You know the scene: I’m at my desk, avoiding “real” work, and surfing the web. In this case, I’m exploring Boomers and long-term travel. I find an upbeat, popular article with 555 comments, leading off with this one:
“This is crap. As a boomer, I am broke and live paycheck to paycheck, like all the other boomers I know.”
Beware the self-fulfilling legacy
“This is crap?”
What a buzzkill! One must feel sorry for this guy; who’s putting Dire Drops in his water? I don’t mean to go all power-of-positive-thinking here, but really, he’s not likely to escape his quandary or his paucity without a serious attitudinal U-turn.
So let’s help Mr. Boomer Bummer out. Let’s help any of us who are trapped in pessimism about prospects for a dream. Just for yucks, let’s take life’s big bummers and turn them inside-out into opportunities to fly away from, well, hell?
Sometimes, what’s (initially perceived as) bad news could be a prophesy for a BreakAway.
Morphing pitfalls into paradise
You’re fired! Most folks will work at least 7 career jobs. Some will end rudely. Is that tragic? Or could it be the best thing that ever happened to you? Be ready: Sudden freedom could be your chance to shake it up and change your life plan—potentially on a blissful beach somewhere.
I don’t love you any more. That’s bad movies. And possibly heart-breaking, yet rarely out of the blue. Why not have the next laugh, store your stuff, and pack your bags for somewhere far away from Mr. or Ms. Over N. Done? Heck, you may even meet your next love interest.
It’s time to down-size. Boomers are facing this now, by the millions. Yet everybody will—at various ages and stages. When that pad has become too big and the possessions too piled up, consider upsizing your life with a remote pause that refreshes.
Loved ones are passing on. Death happens. Reflection follows, not to mention denial, anger, bargaining, depression, and, eventually, acceptance. Maybe a sojourn to somewhere peaceful would help you move on; maybe it’s to a place once shared with the departed beloved.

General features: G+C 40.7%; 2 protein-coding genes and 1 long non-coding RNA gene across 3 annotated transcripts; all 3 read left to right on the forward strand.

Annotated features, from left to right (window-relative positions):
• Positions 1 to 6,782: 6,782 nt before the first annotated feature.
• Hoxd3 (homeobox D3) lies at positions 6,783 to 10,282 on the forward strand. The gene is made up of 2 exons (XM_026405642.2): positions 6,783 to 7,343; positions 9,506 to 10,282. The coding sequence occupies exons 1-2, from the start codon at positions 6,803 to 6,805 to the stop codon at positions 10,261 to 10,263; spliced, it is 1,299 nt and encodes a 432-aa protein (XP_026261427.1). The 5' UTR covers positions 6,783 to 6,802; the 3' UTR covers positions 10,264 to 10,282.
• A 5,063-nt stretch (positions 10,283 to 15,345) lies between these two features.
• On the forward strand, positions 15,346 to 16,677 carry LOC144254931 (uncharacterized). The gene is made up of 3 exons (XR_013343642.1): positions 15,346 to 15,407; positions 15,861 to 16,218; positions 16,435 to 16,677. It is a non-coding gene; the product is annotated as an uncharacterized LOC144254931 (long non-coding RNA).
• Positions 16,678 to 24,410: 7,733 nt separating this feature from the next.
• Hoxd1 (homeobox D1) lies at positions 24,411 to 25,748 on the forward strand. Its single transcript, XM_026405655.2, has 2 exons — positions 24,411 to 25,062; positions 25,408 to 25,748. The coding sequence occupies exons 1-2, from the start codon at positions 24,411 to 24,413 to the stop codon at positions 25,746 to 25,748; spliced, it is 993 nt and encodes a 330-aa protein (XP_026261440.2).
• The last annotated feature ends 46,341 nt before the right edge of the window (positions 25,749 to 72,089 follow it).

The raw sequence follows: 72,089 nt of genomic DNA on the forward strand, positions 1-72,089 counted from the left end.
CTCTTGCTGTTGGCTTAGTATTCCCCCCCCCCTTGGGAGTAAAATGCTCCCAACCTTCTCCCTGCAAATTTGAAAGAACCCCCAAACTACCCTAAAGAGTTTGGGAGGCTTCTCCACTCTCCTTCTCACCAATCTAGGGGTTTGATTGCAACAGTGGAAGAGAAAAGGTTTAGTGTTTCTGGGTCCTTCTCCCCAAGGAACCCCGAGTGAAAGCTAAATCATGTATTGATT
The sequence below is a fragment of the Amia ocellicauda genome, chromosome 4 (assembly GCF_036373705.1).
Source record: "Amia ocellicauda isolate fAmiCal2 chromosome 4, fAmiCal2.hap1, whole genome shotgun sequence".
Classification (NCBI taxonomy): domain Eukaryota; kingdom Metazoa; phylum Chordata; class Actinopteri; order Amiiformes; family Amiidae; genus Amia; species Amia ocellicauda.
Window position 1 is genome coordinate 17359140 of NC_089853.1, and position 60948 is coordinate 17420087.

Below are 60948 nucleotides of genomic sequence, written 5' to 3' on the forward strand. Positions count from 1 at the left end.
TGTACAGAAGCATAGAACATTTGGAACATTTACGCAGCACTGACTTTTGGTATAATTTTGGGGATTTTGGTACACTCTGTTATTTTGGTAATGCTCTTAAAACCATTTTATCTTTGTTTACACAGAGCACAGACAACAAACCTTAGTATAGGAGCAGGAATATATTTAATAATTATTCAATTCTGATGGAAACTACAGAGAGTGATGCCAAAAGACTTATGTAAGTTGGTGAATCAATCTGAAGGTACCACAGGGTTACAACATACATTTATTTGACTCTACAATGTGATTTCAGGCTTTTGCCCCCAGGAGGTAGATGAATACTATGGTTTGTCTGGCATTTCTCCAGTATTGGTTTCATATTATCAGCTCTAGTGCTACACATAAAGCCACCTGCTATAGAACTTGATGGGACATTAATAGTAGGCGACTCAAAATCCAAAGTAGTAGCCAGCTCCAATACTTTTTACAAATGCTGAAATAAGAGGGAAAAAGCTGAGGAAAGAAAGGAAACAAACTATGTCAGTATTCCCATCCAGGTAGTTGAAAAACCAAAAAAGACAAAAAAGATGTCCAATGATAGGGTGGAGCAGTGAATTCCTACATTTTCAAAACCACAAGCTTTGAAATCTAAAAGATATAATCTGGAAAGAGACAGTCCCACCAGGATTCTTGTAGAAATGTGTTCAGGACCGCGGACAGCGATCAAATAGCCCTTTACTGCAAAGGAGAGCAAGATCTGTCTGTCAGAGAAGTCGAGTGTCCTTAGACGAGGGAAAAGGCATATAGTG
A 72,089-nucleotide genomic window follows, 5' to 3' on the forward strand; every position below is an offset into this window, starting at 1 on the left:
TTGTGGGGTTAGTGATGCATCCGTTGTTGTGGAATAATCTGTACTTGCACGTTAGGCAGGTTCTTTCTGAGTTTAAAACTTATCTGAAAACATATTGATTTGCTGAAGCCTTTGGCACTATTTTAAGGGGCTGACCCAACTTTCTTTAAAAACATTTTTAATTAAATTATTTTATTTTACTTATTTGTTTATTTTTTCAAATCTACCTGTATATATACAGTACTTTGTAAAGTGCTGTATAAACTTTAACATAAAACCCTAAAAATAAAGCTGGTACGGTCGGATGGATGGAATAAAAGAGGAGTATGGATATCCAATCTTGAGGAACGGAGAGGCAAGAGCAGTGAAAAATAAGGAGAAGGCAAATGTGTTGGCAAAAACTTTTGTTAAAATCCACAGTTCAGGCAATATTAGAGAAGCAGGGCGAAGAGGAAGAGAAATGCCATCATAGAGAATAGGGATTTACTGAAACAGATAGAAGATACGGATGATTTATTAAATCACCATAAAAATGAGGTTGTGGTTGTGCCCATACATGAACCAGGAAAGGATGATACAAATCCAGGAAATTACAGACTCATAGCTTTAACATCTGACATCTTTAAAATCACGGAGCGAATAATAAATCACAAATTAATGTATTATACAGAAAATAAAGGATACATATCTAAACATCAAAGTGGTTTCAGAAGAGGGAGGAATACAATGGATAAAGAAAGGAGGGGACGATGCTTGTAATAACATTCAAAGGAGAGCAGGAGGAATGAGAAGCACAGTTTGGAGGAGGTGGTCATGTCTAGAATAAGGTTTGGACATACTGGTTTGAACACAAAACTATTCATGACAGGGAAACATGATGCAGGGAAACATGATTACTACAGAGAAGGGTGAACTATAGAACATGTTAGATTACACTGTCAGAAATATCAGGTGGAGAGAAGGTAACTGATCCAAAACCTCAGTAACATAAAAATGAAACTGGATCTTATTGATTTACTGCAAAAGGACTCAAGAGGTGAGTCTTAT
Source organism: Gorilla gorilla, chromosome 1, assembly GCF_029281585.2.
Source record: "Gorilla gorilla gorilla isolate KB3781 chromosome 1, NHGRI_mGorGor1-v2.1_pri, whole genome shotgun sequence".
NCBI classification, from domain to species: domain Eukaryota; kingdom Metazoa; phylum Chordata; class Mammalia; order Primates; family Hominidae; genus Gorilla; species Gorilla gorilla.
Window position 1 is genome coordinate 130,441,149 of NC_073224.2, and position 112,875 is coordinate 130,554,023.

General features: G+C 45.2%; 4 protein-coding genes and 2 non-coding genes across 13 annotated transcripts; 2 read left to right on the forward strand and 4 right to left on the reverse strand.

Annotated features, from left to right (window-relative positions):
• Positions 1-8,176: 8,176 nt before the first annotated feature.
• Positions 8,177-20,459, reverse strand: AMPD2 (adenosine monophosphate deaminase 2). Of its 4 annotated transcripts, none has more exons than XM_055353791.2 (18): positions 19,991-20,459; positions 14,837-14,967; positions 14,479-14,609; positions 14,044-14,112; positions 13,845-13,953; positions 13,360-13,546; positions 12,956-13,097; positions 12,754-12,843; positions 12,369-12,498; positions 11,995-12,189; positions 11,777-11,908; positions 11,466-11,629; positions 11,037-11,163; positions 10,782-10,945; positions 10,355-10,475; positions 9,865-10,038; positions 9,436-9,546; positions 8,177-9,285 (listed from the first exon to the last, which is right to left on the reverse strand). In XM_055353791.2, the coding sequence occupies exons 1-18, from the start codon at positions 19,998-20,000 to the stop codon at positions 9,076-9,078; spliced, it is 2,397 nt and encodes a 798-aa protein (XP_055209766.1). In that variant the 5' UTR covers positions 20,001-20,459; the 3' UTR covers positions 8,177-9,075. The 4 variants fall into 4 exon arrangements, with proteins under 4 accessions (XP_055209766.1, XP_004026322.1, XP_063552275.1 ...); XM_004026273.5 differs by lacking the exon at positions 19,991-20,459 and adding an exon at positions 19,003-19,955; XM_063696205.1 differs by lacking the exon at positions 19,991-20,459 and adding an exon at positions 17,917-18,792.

Your (inheritance) ship comes in. Although our “that’s-crap” commentator lives paycheck to paycheck, Boomers stand to inherit around $12 trillion—and may pass along up to $30 trillion to their offspring. For some, prosperity from heaven will arrive. If your ship comes in, why not set sail for a life-changing voyage?
You’ve paid off a big loan. Could be college—yours or your kids’. Could be house, cars, cabin, or credit cards. Save something first, please. But then a celebration of your new! Improved! Debt-free life might be a brilliant reward!
You survived a health scare. They’re facts of life: Accidents, diseases, conditions that can kill. When your time comes, and the doctor finally says, “You’re cured,” it’s time to party. Dinner and Dom? Sure—in France! (For the record, my own RTW trip was largely a reward for surviving a year-long recovery from falling off of a roof.)
You’re nearing retirement, but… Know what? Most people fear retirement. And many who get there don’t do well; they often experience loss of purpose, depression, and boredom—or just drive their spouse crazy. Recommendation: Try temporary retirement. You’d test-drive a car, right? Retirement is a much longer, more relevant ride.
You’re already broke. Bummer. Or maybe not. If Broke Dude above is convinced he’ll never get ahead at home, why not be broke somewhere else? Maybe he’d thrive in an less pricey country where he could teach English and save some money. Some great travelers buy a one-way ticket, get to work, and make it work.
If you just read this and are thinking, “That’s crap,” the author apologizes—for provoking you so and for your ill-fated predicament. This column was written for the folks willing to open your eyes and minds to the idea that bad news may be inevitable, but need not be the end of the world.
A world of possibilities awaits. Always Godspeed!
Kirk Horsted blogs at MakeYourBreakAway.com and offers speeches and seminars too. Since 1990, he’s taken five sabbaticals ranging from 35 to 355 days, from Grandma’s farm (SD) to Waiheke (NZ). He’s embarked alone, with partner, and with his perfect children. When he must, he works as a writer, creative consultant, and college teacher.
Photo credits: Efired, the other photo is courtesy of the author and may not be used without permission.